Garden State review by Cinema Guru Boy

So, it seems there is a world of differences between Jersey and LA. And not a single studio wanted to make that connection. Zach Braff, of Scrubs fame, was turned down by every major studio to finance his first motion picture. Thankfully, Jersey films and Zach Braff found common footing, that both wanted to make a movie in Jersey, which neither has ever done before.

So first time writer-director Braff constructed a film derived from episodes of his own life, as well as things that happened to his cousin's ex-girlfriend's roomate's uncle. He put these happenstances together amongst a single plotline and what resulted was the film Garden State. This was a creative little film, not really venturing away from anything we've never seen before, but contained enough heart and enough laughs to make the audience care about what happens next.

It's tough to explain really what this film is about, as it's really more of a thematic piece, rather than a plot piece, and isn't exactly organized into three acts. Can you really sum up the essence of The Graduate or Lost In Translation into a paragraph? These are every bit as much about style as substace, and mood cannot be conveyed through words. And like Translation or Magnolia, this thematic piece will probably not be as popular with the masses as it is with critics. But the general jist of the film depicts a man in his late 20s by the name of Largeman (Braff) who is an aspiring actor in LA with one moderately successful made-for-TV movie under his belt. His father (Ian Holm), from whom he is somewhat estranged, calls him to tell him his mother has just died. So Largeman travels back to Jersey for the funeral and stays a couple of days to maybe reconnect with who he used to be. From here, he hangs out with a eccentric collection of colorful characters like his friend from high school, the con artist/thief with the heart of gold Mark (Peter Sarsgaard) and a new friend, the pathological liar Sam (Natalie Portman). I suppose what follows is an emotional journey for Largeman, trying to find himself, the real him, upon kicking his medication, a jumble of everything from lithium to prozak. It's one of those coming-of-age self-discovery movies.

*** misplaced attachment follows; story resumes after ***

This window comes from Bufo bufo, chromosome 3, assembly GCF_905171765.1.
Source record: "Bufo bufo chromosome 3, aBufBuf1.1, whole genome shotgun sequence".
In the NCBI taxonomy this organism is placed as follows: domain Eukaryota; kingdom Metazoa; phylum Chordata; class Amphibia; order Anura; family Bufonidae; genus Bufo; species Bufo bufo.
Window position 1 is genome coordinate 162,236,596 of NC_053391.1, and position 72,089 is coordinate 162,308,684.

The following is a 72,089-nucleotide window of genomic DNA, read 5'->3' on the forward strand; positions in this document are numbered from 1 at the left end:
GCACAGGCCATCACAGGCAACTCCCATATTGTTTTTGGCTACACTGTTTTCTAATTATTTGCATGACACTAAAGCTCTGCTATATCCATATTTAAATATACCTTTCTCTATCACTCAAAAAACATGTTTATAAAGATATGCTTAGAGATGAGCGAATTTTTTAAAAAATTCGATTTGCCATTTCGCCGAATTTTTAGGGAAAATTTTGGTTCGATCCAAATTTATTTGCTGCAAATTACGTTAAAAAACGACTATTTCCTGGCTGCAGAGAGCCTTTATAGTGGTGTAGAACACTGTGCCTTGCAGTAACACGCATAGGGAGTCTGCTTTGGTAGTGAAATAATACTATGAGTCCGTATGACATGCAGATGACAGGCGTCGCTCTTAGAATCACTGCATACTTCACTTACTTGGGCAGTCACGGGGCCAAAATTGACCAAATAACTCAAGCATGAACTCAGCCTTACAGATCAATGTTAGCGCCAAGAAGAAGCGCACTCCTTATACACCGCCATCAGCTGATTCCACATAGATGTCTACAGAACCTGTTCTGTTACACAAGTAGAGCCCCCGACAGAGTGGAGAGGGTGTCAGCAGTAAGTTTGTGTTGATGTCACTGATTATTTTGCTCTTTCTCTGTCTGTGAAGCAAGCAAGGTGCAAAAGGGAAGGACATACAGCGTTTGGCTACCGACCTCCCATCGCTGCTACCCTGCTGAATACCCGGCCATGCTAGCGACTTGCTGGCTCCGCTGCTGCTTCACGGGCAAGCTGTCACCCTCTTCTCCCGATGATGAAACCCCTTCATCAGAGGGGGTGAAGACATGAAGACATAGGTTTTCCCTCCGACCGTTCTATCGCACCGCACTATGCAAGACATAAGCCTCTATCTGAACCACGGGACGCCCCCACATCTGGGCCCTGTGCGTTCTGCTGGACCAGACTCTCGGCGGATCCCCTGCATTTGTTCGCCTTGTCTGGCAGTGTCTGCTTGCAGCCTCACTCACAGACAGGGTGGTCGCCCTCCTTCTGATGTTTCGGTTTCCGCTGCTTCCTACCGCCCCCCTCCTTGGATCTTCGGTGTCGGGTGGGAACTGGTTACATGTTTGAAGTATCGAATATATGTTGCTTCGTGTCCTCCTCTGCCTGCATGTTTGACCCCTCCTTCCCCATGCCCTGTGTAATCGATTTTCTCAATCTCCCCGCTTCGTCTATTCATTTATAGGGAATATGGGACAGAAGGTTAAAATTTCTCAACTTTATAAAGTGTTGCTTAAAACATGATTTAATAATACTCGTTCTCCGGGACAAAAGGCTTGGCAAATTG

It opens with a dreamy sequence, complete with ironic music that doesn't match the action of the film, although it's not a dream sequence, it's Largeman's altered reality being affected by prescription drugs. This scene is followed by a scene in his bedroom, decked out entirely in insane-asylum white, of Largeman listening to his father's answering maching message. There's still something a little off center of reality about this scene, maybe this is representative of Largeman's disconnection with the world, especially upon finding out about his mother's death. Braff actually uses this all-white art decor multiple times in the beginning of the film, not only in his Califonia bedroom, but in his bathroom and in his parents' living room. However, that technique is soon abandoned, assumingly in conjunction with the abandonment of Largeman's drugs, thus his feeling of numbness. As the film goes on, the technique of using ironic music persists, usually it's something along the lines of modern folk music, but I start to wonder maybe it's not used ironically, and maybe this is to reflect Largeman's constantly mellow mood, regardless of the situation. As we come to understand Largeman, we come to understand the film.

Garden State is more than just melodrama about a man-child who is disconnected from his parents, it's actually a very quirky comedy. Sometimes the balence between comedy and drama seems a bit awkward, but that's okay, because it seems to work for the film's benefit. The bulk of the plot isn't even with his parents, it's with his unlikeable burn out friends. He finds that they're all still trying to live that high school life. Everyone still lives with their parents, with the exception of the one friend who made a killing off an invention and is living the slacker life off the proceeds of his patent. Everyone is still partying like they were in high school, trying to score with teenaged girls and indulging in intoxicating substances. It's a sad, sad depiction of my generation. However, Braff's interpretation of the point of view of someone under the influence is absolutely amazing, capturing that feeling of surrealness.

Zach Braff has proved himself a filmmaker, much to my surprise. Who knew the lead of a goofy sitcom was actually a talented visual director? Regardless of having very few empathetic characters, Braff crafted a well-made film we don't often see from a rookie writer-director. Hopefully, he won't contract Matt-and-Ben-itis and only use his gift of acting, but instead will continue to work behind the camera, too.

9 out of 10 Jackasses
blog comments powered by Disqus